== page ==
FRIDAY, June 1 — Trust between the public and the media has “fractured,” the president and CEO of PBS said yesterday while visiting member station WKAR.

“In the last decade, the media industry has undergone tectonic shifts, with mergers and acquisitions resulting in a handful of conglomerates that have extraordinary influence on what consumers see, read and hear,” said Paula Kerger.

“But restoring is the operating word, because the long held compact between the public and media has fractured,” she said.

Kerger was in Michigan for the annual Mackinac Policy Conference, where she was the keynote speaker.

During her visit to WKAR, she emphasized that local public stations combined with media literacy is the way to restore confidence of the people in the media.

“The solution to this problem of distrust is not a simple one, but people also need to understand the consequences of talking about the media in a disparaging way, because it is fundamental to who we are as Americans,” she said.

At a time when polls show only a third of America believes in the institutions of media, PBS has proven to be the outlier, she said. Thirty percent of Americans believe that PBS is the most trustworthy organization, leaving behind commercial cable news, newspaper publishing companies and even the courts of law, she added.

With all the information swirling in the digital space, it is harder to be well-informed, and harder to discern fact from fiction, she said.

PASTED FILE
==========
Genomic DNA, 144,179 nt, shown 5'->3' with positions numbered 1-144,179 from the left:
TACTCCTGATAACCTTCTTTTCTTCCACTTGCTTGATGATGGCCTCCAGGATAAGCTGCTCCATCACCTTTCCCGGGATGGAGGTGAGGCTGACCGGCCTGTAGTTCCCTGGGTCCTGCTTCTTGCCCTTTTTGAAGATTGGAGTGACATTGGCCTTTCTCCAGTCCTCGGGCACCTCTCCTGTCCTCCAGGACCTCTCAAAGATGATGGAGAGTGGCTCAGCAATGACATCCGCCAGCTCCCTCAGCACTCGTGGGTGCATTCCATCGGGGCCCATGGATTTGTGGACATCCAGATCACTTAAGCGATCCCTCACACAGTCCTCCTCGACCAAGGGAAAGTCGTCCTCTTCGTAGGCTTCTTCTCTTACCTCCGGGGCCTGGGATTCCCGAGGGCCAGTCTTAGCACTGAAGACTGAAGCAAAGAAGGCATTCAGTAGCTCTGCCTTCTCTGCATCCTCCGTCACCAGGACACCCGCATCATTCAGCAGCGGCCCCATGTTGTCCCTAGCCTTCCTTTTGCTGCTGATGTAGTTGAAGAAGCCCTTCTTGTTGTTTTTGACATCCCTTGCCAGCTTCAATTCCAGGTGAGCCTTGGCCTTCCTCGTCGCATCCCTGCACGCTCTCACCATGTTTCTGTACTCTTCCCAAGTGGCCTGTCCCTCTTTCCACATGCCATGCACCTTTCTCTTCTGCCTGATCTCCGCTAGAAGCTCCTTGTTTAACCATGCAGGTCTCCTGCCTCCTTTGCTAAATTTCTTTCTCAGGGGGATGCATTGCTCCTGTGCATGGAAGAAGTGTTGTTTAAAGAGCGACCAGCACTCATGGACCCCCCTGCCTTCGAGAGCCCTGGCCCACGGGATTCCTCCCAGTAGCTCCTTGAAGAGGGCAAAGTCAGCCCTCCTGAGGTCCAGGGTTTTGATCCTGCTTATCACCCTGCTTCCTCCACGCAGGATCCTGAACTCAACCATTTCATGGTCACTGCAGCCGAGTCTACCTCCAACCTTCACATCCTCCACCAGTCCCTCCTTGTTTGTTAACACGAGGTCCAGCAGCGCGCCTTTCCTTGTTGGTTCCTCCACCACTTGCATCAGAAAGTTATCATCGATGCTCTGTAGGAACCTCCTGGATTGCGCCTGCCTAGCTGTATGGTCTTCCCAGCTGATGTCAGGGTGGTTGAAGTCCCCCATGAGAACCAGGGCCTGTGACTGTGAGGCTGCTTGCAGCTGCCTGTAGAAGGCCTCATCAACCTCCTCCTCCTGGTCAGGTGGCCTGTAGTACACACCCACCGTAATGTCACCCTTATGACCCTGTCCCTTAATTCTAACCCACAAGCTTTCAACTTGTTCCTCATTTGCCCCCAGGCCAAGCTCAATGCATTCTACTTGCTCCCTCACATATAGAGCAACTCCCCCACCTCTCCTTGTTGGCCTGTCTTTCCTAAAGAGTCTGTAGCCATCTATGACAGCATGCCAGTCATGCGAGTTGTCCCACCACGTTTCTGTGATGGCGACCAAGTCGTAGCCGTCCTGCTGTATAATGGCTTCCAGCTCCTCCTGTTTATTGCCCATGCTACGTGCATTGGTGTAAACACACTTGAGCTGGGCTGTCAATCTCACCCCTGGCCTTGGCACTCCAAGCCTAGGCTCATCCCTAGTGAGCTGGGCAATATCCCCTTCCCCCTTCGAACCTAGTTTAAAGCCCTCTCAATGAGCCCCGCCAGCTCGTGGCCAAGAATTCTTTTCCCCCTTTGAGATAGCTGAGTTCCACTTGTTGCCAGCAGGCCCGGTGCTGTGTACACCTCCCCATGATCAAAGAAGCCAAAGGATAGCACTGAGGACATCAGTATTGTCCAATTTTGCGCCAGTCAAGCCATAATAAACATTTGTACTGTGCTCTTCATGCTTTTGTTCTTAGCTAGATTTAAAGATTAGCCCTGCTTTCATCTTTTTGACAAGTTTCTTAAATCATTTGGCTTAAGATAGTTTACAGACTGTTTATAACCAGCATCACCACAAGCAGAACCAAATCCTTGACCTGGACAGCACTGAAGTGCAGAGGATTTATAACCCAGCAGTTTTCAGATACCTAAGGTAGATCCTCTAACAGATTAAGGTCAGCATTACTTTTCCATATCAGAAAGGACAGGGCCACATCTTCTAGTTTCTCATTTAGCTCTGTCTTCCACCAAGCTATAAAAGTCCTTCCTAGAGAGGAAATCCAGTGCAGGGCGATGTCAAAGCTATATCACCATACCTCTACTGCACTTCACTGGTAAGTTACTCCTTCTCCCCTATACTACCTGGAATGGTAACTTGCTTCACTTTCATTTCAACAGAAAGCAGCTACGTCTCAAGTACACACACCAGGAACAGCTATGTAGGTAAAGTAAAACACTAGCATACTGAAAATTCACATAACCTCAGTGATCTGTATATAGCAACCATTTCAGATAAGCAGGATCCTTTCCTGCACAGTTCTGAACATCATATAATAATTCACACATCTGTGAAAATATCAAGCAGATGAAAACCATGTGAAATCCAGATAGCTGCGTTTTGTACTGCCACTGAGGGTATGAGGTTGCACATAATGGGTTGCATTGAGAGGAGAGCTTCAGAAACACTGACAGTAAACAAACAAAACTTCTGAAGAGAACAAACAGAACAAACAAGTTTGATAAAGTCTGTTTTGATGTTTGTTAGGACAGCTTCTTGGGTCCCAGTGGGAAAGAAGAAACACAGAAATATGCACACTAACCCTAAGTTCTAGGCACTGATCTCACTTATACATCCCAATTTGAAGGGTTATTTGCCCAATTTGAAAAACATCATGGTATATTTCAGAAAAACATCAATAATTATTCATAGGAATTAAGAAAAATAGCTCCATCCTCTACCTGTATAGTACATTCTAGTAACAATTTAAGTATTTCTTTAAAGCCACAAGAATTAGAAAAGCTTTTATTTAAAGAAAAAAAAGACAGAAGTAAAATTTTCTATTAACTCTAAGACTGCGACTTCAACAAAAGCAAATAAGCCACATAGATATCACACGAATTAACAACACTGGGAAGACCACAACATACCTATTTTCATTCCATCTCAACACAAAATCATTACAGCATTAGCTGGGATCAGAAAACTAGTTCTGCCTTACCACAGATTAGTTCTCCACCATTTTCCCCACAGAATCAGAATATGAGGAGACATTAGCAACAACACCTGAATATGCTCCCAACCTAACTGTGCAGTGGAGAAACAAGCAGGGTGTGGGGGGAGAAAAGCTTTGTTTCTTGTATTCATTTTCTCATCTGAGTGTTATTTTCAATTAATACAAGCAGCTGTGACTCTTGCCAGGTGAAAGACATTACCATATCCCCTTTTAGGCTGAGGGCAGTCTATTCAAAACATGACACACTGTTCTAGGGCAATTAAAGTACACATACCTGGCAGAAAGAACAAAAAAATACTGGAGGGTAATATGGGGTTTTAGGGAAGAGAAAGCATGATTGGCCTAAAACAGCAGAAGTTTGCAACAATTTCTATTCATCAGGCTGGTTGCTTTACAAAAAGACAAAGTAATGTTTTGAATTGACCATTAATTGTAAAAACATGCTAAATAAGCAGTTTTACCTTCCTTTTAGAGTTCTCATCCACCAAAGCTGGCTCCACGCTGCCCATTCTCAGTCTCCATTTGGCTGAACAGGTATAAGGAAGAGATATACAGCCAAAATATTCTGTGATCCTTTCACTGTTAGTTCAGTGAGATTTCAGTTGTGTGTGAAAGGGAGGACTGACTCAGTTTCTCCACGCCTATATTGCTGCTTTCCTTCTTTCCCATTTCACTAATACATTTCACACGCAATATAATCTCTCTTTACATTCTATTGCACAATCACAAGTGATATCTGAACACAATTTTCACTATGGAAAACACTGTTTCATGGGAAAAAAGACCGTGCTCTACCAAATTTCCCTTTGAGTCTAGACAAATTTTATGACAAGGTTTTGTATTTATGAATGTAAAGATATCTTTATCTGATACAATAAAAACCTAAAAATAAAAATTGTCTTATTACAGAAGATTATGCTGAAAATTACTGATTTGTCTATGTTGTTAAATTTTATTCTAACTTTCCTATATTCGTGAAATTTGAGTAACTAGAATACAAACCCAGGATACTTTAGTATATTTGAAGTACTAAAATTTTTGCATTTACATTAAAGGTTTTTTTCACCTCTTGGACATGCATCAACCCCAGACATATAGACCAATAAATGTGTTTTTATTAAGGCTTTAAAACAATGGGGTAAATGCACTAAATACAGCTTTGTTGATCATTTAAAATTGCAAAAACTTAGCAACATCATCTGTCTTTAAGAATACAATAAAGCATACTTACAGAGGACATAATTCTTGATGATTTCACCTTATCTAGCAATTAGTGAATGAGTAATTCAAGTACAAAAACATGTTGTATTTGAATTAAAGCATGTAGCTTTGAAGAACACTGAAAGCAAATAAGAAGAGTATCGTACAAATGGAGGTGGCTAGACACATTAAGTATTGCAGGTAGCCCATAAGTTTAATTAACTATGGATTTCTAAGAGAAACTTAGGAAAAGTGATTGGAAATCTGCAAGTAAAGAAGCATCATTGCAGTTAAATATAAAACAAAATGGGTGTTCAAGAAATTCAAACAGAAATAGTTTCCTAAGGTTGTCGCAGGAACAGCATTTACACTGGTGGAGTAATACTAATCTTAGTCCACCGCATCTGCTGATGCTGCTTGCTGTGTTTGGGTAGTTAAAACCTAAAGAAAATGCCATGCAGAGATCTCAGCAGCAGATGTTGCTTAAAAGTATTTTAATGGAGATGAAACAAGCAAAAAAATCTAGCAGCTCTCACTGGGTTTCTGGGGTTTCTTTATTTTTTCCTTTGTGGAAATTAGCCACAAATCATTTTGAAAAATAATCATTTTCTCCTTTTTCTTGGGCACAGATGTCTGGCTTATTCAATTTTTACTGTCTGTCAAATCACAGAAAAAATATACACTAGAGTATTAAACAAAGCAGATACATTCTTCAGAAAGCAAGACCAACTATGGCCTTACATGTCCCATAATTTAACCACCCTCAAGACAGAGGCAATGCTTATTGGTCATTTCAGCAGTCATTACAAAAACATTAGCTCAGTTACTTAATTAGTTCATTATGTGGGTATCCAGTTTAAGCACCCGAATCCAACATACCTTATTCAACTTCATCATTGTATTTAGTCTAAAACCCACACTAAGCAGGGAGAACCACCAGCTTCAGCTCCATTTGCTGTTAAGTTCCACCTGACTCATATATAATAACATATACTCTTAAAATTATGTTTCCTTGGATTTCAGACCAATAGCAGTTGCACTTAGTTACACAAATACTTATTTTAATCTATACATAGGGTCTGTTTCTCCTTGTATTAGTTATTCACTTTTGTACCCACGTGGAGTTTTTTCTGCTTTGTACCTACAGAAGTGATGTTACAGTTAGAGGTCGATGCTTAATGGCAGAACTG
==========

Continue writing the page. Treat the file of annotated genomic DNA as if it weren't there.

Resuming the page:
The concept of media literacy, which is relevant for children and also the adult population, can help with this problem, said Kerger.

“People trust us with the most important and precious part of their life, their children,” she said.

In her keynote address on Mackinac Island, she highlighted PBS member station KQED in San Francisco, which developed a certification to help educators across the country improve media literacy analysis and evaluation among their students. This is being made available to every classroom across the country.

Focusing on early education has both a moral and economic imperative for PBS, added Kerger. During her tenure, PBS began 24-hour programming for children. Kerger is PBS’ longest serving chief executive.

“I didn’t intend to be in this job for as long as I had but the work has just continued to evolve and so much is changing that I am still as excited as I was 12 and a half years ago when I first stepped into the role.”